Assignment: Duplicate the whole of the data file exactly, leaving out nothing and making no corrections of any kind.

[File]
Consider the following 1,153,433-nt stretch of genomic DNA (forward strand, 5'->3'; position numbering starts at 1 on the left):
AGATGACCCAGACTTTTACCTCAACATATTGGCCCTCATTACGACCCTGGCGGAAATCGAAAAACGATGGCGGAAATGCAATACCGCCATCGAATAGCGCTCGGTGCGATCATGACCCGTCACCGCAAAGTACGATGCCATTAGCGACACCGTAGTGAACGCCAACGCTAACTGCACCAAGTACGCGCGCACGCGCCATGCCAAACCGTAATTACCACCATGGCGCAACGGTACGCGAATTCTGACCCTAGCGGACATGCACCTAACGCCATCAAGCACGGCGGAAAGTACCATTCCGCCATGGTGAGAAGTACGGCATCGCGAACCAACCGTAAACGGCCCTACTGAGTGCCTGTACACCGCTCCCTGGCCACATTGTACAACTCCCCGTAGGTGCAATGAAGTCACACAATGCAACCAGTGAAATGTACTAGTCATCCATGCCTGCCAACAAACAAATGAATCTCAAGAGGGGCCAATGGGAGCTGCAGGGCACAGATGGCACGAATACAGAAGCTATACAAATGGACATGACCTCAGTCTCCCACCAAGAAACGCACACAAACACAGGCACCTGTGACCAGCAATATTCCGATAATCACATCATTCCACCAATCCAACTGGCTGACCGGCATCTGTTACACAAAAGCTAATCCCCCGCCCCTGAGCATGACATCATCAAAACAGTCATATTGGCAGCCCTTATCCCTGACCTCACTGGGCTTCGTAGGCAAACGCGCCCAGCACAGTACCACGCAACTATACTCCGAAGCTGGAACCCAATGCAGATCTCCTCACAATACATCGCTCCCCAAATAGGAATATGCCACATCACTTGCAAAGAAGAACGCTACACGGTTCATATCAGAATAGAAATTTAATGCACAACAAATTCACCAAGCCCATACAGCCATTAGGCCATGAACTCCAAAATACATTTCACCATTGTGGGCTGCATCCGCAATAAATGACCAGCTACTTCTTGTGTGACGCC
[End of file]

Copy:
Consider the following 1,153,433-nt stretch of genomic DNA (forward strand, 5'->3'; position numbering starts at 1 on the left):
AGATGACCCAGACTTTTACCTCAACATATTGGCCCTCATTACGACCCTGGCGGAAATCGAAAAACGATGGCGGAAATGCAATACCGCCATCGAATAGCGCTCGGTGCGATCATGACCCGTCACCGCAAAGTACGATGCCATTAGCGACACCGTAGTGAACGCCAACGCTAACTGCACCAAGTACGCGCGCACGCGCCATGCCAAACCGTAATTACCACCATGGCGCAACGGTACGCGAATTCTGACCCTAGCGGACATGCACCTAACGCCATCAAGCACGGCGGAAAGTACCATTCCGCCATGGTGAGAAGTACGGCATCGCGAACCAACCGTAAACGGCCCTACTGAGTGCCTGTACACCGCTCCCTGGCCACATTGTACAACTCCCCGTAGGTGCAATGAAGTCACACAATGCAACCAGTGAAATGTACTAGTCATCCATGCCTGCCAACAAACAAATGAATCTCAAGAGGGGCCAATGGGAGCTGCAGGGCACAGATGGCACGAATACAGAAGCTATACAAATGGACATGACCTCAGTCTCCCACCAAGAAACGCACACAAACACAGGCACCTGTGACCAGCAATATTCCGATAATCACATCATTCCACCAATCCAACTGGCTGACCGGCATCTGTTACACAAAAGCTAATCCCCCGCCCCTGAGCATGACATCATCAAAACAGTCATATTGGCAGCCCTTATCCCTGACCTCACTGGGCTTCGTAGGCAAACGCGCCCAGCACAGTACCACGCAACTATACTCCGAAGCTGGAACCCAATGCAGATCTCCTCACAATACATCGCTCCCCAAATAGGAATATGCCACATCACTTGCAAAGAAGAACGCTACACGGTTCATATCAGAATAGAAATTTAATGCACAACAAATTCACCAAGCCCATACAGCCATTAGGCCATGAACTCCAAAATACATTTCACCATTGTGGGCTGCATCCGCAATAAATGACCAGCTACTTCTTGTGTGACGCC